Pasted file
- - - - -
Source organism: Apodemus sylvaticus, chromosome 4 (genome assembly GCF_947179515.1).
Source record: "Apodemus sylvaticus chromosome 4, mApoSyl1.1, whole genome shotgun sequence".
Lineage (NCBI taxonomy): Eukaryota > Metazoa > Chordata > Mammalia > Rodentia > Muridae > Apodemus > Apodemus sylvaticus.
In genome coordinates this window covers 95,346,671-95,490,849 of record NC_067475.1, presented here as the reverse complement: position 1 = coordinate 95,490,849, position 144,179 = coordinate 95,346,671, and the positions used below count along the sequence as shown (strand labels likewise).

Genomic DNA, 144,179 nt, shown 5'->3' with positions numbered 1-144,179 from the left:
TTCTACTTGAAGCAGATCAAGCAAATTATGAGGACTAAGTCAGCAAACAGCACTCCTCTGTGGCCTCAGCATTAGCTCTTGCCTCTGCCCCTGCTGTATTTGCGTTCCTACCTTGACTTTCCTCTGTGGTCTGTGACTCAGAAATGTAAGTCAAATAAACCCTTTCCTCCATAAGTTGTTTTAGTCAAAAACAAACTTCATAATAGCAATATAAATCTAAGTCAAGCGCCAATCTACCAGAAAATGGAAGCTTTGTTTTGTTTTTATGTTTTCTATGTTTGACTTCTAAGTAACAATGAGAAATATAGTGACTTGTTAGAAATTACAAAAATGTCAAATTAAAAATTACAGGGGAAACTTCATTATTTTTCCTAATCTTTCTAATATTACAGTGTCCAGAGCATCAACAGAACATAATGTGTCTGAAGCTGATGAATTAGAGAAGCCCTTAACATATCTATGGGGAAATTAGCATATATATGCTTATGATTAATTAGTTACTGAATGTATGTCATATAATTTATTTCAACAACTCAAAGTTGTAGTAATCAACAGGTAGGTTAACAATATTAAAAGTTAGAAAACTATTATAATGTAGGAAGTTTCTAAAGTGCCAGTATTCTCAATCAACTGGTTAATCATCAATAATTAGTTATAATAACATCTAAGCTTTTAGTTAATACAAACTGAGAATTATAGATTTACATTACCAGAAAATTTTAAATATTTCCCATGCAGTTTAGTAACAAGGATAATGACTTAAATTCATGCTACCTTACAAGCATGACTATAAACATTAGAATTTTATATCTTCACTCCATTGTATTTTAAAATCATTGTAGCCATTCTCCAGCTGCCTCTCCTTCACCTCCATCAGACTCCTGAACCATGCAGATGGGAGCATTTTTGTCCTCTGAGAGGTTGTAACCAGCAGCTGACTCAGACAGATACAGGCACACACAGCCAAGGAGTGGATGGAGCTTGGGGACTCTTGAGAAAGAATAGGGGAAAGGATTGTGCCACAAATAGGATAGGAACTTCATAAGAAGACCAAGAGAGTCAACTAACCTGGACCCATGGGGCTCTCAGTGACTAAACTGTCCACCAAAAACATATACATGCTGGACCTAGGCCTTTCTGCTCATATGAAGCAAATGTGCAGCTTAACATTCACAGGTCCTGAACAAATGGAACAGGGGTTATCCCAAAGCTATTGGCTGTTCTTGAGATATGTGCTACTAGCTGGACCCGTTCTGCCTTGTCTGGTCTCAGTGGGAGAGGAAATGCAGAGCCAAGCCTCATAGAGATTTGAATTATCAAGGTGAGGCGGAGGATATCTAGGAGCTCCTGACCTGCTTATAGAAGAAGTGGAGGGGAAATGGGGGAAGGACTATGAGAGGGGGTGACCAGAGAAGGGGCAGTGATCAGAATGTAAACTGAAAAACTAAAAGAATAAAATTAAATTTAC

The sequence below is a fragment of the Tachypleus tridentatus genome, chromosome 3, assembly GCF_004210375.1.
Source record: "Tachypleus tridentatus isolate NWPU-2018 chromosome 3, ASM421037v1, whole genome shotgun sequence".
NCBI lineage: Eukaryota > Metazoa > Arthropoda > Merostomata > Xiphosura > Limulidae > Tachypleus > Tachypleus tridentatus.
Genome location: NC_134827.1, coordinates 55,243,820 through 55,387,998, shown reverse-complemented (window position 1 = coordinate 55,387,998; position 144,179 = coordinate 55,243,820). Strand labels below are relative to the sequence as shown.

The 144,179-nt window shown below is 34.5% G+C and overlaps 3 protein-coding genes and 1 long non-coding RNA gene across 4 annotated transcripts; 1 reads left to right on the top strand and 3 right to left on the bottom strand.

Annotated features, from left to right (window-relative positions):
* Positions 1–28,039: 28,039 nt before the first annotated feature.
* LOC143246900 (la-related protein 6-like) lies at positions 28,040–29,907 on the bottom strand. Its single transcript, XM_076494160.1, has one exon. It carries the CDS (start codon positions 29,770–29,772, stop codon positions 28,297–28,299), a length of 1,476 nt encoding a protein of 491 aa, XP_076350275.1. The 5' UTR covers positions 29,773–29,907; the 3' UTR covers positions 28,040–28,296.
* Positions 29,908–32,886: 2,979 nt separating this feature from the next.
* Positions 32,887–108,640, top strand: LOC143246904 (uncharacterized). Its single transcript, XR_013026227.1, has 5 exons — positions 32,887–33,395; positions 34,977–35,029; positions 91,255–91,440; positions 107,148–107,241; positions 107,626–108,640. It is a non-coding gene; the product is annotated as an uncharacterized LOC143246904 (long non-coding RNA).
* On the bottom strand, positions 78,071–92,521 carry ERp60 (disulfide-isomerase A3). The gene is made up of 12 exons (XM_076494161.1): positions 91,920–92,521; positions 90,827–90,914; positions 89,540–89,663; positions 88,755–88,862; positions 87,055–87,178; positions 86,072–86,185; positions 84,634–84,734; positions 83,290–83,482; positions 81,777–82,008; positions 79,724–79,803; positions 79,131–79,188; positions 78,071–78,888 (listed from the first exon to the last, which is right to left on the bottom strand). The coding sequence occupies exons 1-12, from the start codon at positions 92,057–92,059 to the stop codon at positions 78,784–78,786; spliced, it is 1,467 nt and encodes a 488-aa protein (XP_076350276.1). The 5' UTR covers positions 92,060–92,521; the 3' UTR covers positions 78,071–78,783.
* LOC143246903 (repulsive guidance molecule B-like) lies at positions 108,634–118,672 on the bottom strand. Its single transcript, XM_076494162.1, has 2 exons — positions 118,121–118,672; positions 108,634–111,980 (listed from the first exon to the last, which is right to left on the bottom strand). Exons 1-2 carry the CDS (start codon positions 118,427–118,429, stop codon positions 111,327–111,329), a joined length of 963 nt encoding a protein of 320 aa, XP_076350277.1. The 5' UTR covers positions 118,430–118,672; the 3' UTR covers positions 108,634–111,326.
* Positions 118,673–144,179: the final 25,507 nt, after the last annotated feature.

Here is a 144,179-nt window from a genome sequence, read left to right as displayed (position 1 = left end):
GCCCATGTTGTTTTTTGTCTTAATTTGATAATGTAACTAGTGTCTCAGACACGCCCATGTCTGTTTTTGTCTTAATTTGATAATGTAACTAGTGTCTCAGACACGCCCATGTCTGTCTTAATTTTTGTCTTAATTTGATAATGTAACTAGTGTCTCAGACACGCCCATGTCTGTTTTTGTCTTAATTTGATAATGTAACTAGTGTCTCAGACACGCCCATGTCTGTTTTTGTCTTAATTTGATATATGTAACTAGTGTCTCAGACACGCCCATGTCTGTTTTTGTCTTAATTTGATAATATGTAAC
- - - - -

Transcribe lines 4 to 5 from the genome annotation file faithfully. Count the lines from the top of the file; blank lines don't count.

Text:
In genome coordinates this window covers 95,346,671-95,490,849 of record NC_067475.1, presented here as the reverse complement: position 1 = coordinate 95,490,849, position 144,179 = coordinate 95,346,671, and the positions used below count along the sequence as shown (strand labels likewise).

Genomic DNA, 144,179 nt, shown 5'->3' with positions numbered 1-144,179 from the left: